Microsoft Azure DevOps outage for 10 hours after 17 databases were deleted due to a typo

The Microsoft Azure DevOps service deployed in the southern region of Brazil stopped working for about ten hours. Subsequently, Microsoft's Chief Software Engineering Manager Eric Mattingly publicly apologized for the outage and revealed that the cause of the outage was a simple typo that led to the deletion of 17 production databases.

Mattingly said that Azure DevOps engineers regularly snapshot production databases to investigate reported issues or test for performance improvements in a timely manner, relying on a backend system that runs daily and removes old snapshots at specific times.

In a recent code upgrade by Azure DevOps engineers, the deprecated Microsoft.Azure.Management.* package was replaced with the supported Azure.ResourceManager.*NuGet package, resulting in a large pull request that replaced the API calls in the old and new packages.

However, a typo in the pull request mistakenly changed the call to delete the snapshot database to a call to delete the Azure SQL Server hosting the database, causing the background snapshot delete job to delete the entire server.

Cause of the Incident

Mattingly notes that Azure DevOps has specific tests to catch such issues, but the incorrect code only runs under certain conditions and is therefore not well covered in the existing tests. (Presumably, these conditions need to be present in an "old" enough snapshot of the database to be caught by the delete script.)

Mattingly further noted that in the absence of any snapshot database, the internal deployment of Sprint 222 ( Ring 0) went without incident, and a few days later, the software changes were deployed to the client environment ( Ring 1) to be used for the South Brazil scale unit (a cluster of role-specific servers). The environment had a snapshot database that was "old" enough to trigger the error, which eventually led to a backend job that deleted "the entire Azure SQL server and all 17 production databases" for the scale unit.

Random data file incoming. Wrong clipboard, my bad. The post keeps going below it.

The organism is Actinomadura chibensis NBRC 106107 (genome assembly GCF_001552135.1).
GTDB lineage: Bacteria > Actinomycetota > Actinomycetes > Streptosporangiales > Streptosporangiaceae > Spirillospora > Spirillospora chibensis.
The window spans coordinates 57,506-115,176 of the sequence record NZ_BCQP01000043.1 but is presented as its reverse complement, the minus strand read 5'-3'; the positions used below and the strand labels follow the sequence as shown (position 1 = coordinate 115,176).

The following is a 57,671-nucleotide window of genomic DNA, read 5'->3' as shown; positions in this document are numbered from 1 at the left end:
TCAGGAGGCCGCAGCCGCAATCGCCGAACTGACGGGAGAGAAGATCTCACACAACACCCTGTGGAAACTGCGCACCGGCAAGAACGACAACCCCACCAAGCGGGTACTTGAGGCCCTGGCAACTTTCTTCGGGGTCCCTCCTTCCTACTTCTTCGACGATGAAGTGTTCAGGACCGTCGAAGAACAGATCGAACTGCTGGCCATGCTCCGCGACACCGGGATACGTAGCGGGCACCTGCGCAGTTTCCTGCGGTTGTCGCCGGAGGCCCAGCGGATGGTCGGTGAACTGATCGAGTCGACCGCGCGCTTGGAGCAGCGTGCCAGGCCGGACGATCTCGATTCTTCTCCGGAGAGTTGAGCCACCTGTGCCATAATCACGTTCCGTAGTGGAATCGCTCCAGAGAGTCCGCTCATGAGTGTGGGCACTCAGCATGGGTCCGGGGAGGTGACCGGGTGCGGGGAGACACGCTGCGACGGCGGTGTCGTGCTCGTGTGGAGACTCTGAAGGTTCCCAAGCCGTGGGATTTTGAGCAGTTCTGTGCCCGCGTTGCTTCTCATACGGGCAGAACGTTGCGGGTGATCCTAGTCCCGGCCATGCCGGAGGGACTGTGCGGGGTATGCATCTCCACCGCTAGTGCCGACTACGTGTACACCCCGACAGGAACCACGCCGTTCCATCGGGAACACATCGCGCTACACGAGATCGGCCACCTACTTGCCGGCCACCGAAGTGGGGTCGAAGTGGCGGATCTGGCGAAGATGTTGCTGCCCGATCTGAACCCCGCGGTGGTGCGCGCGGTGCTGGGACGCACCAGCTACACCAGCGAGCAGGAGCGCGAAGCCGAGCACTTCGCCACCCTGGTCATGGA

After more than 10 hours of work, Microsoft has fully restored the databases and has taken various fixes and reconfigurations to prevent such issues from happening again. The reasons why it took so long are as follows:

First: since the customer could not recover Azure SQL Server by itself, the problem had to be handled by Azure engineers, a process that took about an hour;

Second: the databases had different backup configurations, some were configured as regional redundant backups and others were set up as redundant backups for the nearest geographic area, and coordinating this mismatch of redundant backups took several hours;

Third: customers using these databases were also unable to access the entire scale unit immediately after the databases began to come back online due to a series of complications with their own web servers.

These problems were reportedly caused by a server warm-up task that was repeated through test calls in the list of available databases, and a single error in the database during recovery triggered the warm-up test to perform an exponential fallback retry, causing the warm-up to take an average of 90 minutes, when under normal circumstances this operation would have taken only a few seconds.

To further complicate matters, the entire recovery process is staggered, and once one or two servers start receiving customer traffic, they become overloaded and then shut down. As a result, the recovery service needed to block all traffic to the SBCU until everything was fully ready before rejoining the load balancer and processing the traffic.

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